Most vitamins are water soluble and excess is excreted from the body. Some vitamins are fat soluble and can accumulate in the body. How much of a vitamin one needs depends on age, sex and stage of life. If one is already eating properly, it is not clear whether consuming more vitamins and minerals is good for you. Vitamin consumers do not live longer or have lower cancer rates than those who do not take vitamins. Serious overconsumption of certain vitamins have been linked with health disorders.
The absence of excretory pathways for vitamins A and D and for carotene makes them candidates for excessive intake. Nausea, polyuria and diarrhoea are early symptoms of toxicity of vitamin D. Later symptoms include weakness, the deposition of calcium in soft tissues and depression. Chronic vitamin A intoxication occurs more frequently in children than adults. Depending on the severity of the intoxication, children may develop loss of appetite, weight loss, irritability, fissuring at the corners of the mouth, and cracking and bleeding of the lips. Later signs include liver enlargement, loss of hair and severe bone and joint pains.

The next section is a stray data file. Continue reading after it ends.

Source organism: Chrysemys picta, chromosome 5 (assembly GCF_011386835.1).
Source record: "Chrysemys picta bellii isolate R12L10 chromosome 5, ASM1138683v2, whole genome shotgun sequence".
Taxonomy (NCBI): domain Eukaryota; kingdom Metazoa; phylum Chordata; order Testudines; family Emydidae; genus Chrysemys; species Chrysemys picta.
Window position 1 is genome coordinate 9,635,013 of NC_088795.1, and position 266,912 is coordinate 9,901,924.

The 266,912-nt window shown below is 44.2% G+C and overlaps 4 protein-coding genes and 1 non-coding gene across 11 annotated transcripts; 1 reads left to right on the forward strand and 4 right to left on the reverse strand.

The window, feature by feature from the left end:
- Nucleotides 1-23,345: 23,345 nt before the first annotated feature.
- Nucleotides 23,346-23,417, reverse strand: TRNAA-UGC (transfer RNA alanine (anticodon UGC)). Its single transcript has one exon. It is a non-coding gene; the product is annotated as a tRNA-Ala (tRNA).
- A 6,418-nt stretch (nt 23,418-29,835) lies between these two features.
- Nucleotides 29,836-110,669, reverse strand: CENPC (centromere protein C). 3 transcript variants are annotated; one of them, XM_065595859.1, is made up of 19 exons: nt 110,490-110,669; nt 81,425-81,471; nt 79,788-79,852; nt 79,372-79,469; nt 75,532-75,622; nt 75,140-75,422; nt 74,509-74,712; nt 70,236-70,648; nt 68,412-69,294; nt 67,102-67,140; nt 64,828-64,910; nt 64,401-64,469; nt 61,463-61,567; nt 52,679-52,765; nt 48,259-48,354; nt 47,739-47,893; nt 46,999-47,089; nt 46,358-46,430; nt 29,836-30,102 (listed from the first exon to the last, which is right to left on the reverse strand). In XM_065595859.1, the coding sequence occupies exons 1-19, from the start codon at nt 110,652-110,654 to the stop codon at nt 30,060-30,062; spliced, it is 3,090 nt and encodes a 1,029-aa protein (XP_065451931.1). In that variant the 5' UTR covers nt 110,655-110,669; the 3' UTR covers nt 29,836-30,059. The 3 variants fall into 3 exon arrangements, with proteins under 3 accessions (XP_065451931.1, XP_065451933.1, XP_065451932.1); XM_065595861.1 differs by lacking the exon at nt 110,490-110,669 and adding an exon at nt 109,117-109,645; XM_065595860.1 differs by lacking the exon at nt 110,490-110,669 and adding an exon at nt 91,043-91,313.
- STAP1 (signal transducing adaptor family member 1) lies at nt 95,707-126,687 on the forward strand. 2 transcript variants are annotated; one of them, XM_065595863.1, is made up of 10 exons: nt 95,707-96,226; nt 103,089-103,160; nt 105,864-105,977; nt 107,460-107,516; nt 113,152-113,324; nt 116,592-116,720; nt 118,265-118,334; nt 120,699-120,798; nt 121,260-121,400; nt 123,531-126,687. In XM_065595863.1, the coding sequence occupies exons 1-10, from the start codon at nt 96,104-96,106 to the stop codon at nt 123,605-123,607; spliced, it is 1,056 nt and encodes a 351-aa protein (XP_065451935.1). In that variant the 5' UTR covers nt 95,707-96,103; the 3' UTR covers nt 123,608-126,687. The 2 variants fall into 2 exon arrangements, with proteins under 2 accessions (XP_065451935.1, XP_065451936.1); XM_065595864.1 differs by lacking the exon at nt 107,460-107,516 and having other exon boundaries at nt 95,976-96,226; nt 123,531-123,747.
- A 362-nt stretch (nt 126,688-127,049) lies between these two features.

It is claimed that very high intakes of vitamin C (a gram or more a day) can cause diarrhoea, kidney stones in sensitive people, and precipitate the deficiency disease scurvy if the high dose is stopped.
Large doses of vitamin E prevent vitamin K from clotting blood correctly. Large doses of calcium limit the absorption of iron.
More than 50% of Americans over the age of 55 believe taking a multivitamin once a day will reduce their risk of cancer. clinicians. Whilst there is strong evidence to suggest that the vitamins and nutrients found in fruit, vegetables and whole grains are vital in helping the body defend itself from malignant cells (more than 190 scientific studies have been able to demonstrate the benefits of a diet rich in plant foods), only a handful have found favour in dietary supplements.